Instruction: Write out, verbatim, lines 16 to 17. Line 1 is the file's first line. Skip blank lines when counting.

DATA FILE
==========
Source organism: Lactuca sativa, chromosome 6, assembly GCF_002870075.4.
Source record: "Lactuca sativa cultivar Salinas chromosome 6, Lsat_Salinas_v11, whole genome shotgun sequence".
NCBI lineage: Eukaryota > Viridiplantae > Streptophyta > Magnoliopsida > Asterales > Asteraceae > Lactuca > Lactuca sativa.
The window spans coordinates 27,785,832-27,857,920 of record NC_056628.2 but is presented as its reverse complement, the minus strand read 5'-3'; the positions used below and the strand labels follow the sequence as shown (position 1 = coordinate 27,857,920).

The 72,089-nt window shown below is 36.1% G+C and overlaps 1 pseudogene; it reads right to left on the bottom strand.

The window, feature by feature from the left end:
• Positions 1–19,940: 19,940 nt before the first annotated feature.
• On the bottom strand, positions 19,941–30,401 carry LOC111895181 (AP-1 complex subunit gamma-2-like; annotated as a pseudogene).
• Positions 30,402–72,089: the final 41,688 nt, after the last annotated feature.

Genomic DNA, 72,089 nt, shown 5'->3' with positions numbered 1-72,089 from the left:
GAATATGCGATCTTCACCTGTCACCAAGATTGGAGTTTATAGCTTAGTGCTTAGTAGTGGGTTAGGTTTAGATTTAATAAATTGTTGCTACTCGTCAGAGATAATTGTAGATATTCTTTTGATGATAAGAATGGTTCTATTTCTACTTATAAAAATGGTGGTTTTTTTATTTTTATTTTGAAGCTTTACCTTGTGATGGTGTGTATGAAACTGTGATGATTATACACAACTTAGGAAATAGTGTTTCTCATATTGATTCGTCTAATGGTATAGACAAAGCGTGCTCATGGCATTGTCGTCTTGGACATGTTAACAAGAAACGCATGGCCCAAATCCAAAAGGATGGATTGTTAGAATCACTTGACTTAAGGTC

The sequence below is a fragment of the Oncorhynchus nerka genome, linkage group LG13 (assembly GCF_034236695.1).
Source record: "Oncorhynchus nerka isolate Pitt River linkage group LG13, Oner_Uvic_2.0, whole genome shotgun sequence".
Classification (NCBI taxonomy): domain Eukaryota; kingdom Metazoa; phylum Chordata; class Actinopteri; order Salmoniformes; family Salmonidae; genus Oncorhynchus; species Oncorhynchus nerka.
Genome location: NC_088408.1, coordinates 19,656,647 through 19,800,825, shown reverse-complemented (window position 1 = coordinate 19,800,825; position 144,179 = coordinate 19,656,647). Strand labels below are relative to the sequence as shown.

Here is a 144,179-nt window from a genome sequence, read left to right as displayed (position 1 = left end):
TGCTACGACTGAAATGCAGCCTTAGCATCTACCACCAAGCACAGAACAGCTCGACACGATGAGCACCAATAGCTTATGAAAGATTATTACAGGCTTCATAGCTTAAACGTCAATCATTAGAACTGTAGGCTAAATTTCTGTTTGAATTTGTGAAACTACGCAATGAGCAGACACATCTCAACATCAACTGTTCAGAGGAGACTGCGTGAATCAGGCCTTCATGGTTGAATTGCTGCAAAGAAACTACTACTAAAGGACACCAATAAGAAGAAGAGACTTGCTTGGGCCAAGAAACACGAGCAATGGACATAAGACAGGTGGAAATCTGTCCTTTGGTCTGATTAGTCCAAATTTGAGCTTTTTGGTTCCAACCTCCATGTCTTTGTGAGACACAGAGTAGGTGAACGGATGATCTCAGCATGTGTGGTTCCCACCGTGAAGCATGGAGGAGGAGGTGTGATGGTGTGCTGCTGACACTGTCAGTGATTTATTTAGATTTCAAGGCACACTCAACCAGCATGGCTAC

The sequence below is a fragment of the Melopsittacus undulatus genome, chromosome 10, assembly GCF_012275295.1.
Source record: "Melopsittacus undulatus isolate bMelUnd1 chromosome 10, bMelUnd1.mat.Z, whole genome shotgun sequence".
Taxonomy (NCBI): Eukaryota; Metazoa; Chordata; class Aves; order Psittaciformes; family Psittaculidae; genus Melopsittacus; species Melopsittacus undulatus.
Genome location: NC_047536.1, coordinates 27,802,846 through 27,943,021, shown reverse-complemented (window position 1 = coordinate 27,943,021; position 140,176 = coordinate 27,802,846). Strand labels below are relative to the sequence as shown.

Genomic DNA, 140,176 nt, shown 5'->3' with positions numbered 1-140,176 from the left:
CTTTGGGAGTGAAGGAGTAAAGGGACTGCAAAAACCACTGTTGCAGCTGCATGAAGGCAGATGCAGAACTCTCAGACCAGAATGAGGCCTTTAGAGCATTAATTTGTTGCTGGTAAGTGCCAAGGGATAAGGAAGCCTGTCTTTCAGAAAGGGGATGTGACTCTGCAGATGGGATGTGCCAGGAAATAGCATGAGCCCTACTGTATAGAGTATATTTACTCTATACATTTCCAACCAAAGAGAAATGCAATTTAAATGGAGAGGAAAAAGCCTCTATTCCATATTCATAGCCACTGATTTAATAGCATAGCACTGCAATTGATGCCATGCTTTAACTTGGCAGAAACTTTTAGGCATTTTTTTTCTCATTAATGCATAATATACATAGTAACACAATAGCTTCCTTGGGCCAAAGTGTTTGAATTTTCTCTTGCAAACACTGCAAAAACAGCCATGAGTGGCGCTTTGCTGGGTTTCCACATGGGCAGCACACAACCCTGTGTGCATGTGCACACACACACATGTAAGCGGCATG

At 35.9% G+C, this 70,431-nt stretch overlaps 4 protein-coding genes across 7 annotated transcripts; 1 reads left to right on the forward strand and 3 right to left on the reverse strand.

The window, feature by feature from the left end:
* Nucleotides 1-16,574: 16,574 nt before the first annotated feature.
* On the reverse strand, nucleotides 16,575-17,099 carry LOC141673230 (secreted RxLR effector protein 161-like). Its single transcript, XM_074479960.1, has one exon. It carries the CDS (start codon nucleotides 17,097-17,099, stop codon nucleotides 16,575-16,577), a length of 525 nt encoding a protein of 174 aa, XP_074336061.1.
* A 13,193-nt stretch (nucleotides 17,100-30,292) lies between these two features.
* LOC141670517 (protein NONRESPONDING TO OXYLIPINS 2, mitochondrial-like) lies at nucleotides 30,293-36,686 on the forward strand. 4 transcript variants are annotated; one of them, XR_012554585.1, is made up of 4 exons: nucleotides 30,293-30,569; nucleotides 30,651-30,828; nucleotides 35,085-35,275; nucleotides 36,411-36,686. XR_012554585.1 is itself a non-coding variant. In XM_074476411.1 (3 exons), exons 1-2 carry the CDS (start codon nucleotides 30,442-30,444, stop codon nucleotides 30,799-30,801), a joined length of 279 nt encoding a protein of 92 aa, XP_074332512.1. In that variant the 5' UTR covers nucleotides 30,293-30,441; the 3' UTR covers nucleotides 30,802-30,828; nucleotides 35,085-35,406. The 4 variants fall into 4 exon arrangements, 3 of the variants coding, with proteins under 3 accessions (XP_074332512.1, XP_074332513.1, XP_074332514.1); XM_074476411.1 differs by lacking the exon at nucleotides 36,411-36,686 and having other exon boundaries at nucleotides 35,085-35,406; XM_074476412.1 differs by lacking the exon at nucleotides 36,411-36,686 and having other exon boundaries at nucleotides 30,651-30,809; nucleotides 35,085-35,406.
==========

Here is a 144,179-nt window from a genome sequence, read left to right as displayed (position 1 = left end):
TGCTACGACTGAAATGCAGCCTTAGCATCTACCACCAAGCACAGAACAGCTCGACACGATGAGCACCAATAGCTTATGAAAGATTATTACAGGCTTCATAGCTTAAACGTCAATCATTAGAACTGTAGGCTAAATTTCTGTTTGAATTTGTGAAACTACGCAATGAGCAGACACATCTCAACATCAACTGTTCAGAGGAGACTGCGTGAATCAGGCCTTCATGGTTGAATTGCTGCAAAGAAACTACTACTAAAGGACACCAATAAGAAGAAGAGACTTGCTTGGGCCAAGAAACACGAGCAATGGACATAAGACAGGTGGAAATCTGTCCTTTGGTCTGATTAGTCCAAATTTGAGCTTTTTGGTTCCAACCTCCATGTCTTTGTGAGACACAGAGTAGGTGAACGGATGATCTCAGCATGTGTGGTTCCCACCGTGAAGCATGGAGGAGGAGGTGTGATGGTGTGCTGCTGACACTGTCAGTGATTTATTTAGATTTCAAGGCACACTCAACCAGCATGGCTAC